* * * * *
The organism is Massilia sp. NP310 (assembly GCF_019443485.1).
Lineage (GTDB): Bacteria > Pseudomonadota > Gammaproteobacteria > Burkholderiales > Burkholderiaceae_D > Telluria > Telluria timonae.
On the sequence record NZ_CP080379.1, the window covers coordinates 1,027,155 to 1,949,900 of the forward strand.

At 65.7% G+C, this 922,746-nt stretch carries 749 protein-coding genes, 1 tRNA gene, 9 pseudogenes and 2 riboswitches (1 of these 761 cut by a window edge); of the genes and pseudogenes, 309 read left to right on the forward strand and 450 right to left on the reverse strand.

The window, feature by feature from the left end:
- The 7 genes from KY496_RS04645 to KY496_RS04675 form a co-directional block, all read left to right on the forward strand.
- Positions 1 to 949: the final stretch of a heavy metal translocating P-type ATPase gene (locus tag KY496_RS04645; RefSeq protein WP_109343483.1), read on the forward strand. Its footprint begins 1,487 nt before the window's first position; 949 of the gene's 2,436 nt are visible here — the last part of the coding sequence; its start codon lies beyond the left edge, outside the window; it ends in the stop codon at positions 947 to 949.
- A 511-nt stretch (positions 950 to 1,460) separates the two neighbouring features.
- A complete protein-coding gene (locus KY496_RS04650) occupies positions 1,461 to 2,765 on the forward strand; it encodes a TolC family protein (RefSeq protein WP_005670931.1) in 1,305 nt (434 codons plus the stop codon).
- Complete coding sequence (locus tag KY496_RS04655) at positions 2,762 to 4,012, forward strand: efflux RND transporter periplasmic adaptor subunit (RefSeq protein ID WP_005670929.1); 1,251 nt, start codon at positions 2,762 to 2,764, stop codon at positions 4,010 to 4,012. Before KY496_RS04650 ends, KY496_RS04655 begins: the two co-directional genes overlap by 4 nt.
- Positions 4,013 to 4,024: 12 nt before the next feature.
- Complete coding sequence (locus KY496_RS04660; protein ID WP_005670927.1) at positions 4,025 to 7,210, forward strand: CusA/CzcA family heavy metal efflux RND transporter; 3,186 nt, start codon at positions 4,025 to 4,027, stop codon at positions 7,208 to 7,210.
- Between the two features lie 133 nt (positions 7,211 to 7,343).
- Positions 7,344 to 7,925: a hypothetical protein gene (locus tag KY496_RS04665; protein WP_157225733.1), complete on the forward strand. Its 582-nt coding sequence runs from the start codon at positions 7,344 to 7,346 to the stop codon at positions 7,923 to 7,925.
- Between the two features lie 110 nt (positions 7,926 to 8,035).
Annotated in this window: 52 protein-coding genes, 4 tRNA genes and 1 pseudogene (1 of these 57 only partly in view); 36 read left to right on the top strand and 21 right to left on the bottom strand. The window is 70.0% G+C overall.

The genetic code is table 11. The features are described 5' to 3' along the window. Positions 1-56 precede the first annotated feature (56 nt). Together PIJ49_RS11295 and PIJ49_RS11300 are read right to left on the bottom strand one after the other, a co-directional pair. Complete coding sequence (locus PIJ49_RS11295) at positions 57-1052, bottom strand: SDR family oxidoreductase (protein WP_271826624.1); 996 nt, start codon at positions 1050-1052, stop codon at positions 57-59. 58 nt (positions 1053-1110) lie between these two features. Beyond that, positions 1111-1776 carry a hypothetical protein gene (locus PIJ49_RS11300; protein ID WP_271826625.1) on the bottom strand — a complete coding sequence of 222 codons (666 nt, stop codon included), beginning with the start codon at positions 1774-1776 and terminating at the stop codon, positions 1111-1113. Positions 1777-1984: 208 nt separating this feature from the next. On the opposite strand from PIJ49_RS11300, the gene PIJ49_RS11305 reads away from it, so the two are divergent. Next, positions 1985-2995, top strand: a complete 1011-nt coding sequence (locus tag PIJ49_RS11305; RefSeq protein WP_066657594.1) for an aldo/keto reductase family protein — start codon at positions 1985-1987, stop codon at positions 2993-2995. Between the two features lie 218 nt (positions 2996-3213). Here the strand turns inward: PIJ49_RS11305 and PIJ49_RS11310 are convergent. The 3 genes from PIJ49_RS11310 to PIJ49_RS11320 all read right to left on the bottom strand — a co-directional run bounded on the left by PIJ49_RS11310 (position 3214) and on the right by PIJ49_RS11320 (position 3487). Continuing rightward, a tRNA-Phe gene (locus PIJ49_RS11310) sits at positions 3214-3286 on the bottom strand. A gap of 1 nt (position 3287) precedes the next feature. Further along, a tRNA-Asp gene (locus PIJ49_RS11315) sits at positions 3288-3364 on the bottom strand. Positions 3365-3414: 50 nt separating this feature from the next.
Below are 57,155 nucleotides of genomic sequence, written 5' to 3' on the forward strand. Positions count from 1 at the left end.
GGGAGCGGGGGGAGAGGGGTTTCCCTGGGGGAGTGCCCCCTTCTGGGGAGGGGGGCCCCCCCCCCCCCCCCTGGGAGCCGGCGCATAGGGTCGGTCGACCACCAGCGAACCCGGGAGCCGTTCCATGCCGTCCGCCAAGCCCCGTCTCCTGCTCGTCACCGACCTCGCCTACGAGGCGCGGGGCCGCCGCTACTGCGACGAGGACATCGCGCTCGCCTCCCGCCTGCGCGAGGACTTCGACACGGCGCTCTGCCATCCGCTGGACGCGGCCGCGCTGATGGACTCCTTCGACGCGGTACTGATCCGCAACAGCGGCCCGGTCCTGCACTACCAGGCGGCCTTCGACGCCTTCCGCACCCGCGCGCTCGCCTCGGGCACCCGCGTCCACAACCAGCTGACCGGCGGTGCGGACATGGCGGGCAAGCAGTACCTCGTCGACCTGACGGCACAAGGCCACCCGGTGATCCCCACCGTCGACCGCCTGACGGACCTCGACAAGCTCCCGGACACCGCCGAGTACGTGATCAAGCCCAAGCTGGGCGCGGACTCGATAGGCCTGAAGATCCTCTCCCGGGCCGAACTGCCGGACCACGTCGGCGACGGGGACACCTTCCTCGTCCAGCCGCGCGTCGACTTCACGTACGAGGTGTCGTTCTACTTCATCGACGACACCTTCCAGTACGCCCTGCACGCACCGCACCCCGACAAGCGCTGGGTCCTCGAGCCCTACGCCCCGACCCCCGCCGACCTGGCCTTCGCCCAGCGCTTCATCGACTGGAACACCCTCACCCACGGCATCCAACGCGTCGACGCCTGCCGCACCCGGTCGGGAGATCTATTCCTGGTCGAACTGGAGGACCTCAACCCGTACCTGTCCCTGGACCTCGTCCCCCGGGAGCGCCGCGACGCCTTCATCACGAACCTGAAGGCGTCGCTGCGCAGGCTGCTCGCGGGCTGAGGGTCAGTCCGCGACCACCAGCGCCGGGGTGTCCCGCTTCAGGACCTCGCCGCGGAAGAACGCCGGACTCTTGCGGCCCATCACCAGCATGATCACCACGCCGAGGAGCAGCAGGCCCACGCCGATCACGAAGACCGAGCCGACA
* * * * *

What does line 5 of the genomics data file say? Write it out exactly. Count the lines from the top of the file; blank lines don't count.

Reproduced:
The window, feature by feature from the left end: